Two days before the 19th annual NCAA soccer championships at Berkeley last week, somebody broke into the office of tournament director Bob DiGrazia, who is also the Cal soccer coach, and stole the championship plaque. The campus police, who reportedly have Ph.D.s in criminal psychology, wheeled up in their black-and-whites, sleuthed around a while, came upon a suspicious-looking trail of excelsior (in which the trophy had been packed) and eventually found the purloined plaque under a bush. DiGrazia was mightily relieved. He had been thinking that he might have to present the soccer winner with the NCAA water-polo trophy, which California had recently won and which, DiGrazia said, "looks about the same."
That possible embarrassment averted, the four teams that had come to Berkeley to settle the championship got down to business. Brown and Hartwick (of Oneonta, N.Y.), were on hand from the New England and New York regions, respectively; Southern Illinois-Edwardsville had pulled in from the Midwest, and the University of San Francisco, winner the previous two years and trying for an unprecedented third straight, had merely zipped across the Bay bridge to represent the Far West. Over Saturday and Sunday, these four displayed some of the best college soccer ever played, on a level that would have been impossible five years ago. Whether the "soccer boom" has trickled down or seeped up, it has evidently reached the colleges.
The two Eastern entrants had at each other in the first of Saturday's semifinals. Hartwick, ranked No. 2 in the nation with an 11-0-2 regular-season record, had finished third in the NCAAs last year, remarkable enough for a school with only 1,600 students. The Warriors have long been recognized as a hatchery for soccer talent, and now, as Coach Jim Lennox said, "It's our turn." Brown, with hopes of being the first Ivy League team ever to win the national crown, had scratched through the regular season at 7-4-2 and gained its ticket to Berkeley on the strength of an astonishing 2-1 upset of No. 1-ranked Clemson in a bitter, bloody and wild quarterfinal playoff battle the week before. The Cinderella Bruins turned out to be no match for the Warriors.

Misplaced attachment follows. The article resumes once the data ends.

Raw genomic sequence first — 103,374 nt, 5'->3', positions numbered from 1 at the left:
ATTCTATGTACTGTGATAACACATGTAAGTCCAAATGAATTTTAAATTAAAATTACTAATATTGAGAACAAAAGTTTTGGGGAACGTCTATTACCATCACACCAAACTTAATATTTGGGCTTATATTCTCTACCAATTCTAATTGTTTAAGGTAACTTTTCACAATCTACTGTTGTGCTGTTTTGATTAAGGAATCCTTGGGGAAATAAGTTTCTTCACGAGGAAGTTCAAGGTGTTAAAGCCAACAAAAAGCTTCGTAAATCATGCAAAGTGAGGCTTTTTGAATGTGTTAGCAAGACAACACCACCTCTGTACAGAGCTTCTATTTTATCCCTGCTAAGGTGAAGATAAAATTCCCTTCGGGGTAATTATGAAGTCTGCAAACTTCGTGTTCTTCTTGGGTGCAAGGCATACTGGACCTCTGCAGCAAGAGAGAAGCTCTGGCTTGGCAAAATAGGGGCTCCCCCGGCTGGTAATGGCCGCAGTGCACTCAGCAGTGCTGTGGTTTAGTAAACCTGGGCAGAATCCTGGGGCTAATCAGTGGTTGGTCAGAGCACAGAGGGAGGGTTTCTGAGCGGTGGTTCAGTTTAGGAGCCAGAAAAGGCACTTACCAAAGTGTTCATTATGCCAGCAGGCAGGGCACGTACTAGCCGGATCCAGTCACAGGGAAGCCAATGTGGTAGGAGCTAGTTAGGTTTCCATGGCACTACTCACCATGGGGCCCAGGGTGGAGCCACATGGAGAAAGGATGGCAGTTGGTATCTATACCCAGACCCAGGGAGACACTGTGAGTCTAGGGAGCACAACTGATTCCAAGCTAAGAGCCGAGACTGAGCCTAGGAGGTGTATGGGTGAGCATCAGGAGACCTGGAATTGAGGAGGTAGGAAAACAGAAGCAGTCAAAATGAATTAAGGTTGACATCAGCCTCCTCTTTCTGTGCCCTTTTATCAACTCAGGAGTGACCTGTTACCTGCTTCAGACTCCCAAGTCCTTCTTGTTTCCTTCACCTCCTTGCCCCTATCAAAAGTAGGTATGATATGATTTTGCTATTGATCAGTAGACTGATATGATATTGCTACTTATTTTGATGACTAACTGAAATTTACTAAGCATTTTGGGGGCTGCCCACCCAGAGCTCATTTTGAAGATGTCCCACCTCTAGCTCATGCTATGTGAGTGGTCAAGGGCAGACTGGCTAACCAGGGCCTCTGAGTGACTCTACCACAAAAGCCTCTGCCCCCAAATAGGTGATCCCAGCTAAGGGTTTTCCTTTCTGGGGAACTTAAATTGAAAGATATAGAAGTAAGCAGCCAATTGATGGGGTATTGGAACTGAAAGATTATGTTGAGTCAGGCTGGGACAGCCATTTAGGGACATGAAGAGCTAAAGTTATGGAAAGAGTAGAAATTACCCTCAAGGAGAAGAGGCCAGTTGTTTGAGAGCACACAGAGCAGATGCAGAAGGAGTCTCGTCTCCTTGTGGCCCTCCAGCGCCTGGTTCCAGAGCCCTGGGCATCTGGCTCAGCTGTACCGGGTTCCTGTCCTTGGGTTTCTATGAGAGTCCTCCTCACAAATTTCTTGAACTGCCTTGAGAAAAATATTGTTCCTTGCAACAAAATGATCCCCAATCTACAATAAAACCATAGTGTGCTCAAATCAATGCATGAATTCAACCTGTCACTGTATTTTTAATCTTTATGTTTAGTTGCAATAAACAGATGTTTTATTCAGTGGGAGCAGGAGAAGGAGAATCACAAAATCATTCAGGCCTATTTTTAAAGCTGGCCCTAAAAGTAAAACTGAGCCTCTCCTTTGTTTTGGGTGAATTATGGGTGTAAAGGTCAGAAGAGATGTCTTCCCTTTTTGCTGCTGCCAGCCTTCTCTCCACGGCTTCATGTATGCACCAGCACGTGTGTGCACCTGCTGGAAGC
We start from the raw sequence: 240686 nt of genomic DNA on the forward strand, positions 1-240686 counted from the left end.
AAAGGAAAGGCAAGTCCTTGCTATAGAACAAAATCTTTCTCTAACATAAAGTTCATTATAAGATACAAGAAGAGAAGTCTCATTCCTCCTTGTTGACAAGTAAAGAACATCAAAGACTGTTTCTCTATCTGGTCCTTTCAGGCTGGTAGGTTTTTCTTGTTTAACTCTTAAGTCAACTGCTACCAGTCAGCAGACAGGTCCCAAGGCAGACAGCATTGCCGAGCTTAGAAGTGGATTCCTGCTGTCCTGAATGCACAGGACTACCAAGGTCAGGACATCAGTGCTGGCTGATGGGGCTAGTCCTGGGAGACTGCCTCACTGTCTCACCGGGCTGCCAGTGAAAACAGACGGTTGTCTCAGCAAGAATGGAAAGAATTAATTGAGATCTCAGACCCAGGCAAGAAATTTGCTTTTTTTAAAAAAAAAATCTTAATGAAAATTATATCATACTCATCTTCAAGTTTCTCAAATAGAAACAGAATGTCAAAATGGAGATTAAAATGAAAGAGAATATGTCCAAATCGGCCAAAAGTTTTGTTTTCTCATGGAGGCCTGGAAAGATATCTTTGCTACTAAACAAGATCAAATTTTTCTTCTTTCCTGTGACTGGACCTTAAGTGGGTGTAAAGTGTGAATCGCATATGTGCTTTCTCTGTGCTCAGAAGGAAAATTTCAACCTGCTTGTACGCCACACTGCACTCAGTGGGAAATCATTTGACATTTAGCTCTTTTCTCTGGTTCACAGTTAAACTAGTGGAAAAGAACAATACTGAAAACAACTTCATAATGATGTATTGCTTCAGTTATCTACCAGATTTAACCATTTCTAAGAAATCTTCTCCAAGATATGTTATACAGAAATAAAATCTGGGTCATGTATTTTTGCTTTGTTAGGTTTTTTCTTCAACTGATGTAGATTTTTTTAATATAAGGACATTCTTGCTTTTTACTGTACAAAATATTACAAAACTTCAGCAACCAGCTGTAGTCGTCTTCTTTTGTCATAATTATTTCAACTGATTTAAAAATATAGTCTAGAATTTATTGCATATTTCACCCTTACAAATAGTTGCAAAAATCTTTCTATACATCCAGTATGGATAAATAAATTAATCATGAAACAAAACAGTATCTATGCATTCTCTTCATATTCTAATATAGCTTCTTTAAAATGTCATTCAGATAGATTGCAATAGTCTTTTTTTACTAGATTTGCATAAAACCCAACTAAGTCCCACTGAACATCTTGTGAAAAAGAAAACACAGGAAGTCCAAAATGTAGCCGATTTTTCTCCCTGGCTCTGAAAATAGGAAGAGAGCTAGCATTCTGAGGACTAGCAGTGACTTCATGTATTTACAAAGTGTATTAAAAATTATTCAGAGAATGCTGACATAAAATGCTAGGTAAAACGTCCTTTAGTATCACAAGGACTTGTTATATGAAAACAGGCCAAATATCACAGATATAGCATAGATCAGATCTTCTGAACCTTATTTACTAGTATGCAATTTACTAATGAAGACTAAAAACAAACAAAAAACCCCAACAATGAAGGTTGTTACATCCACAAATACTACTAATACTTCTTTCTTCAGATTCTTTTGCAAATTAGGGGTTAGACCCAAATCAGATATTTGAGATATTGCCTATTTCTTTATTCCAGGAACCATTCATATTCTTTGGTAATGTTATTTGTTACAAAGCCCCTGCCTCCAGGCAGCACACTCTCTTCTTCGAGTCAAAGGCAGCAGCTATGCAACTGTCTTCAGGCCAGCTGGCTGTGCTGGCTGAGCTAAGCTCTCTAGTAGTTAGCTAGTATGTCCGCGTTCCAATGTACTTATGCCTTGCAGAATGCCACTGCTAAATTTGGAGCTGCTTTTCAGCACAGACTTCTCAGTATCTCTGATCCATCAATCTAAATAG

Hartwick is physically small—Captain and Midfielder Bill Gazonas, for instance, is just 5'5", 133 pounds—but the team is so well disciplined and balanced, so perfectly competent in ball-handling skills and so precise that it resembles an NASL team. It is a pleasure to watch athletes like Hartwick's midfield playmaker, John Young, fake his way through a trail of challengers with Pelé-like moves, or watch the pinpoint passing of Winger Tom Maresca.
December 12, 1977
The Bruins, however, drew first blood, scoring just 3½ minutes into the first period. Hartwick evened it up three minutes later when Young threaded through traffic to boom one in from 23 yards, and by halftime Hartwick owned the field. Perhaps Brown's suffering during the long afternoon was best glimpsed in the second half, when a crossing shot from Hartwick's Steve Long struck Brown Fullback Pat Weir on the foot and was deflected into the Brown goal. Weir fell to the grass, burying his head in the turf. When it was all over, Hartwick's bantam precisionists had won, 4-1.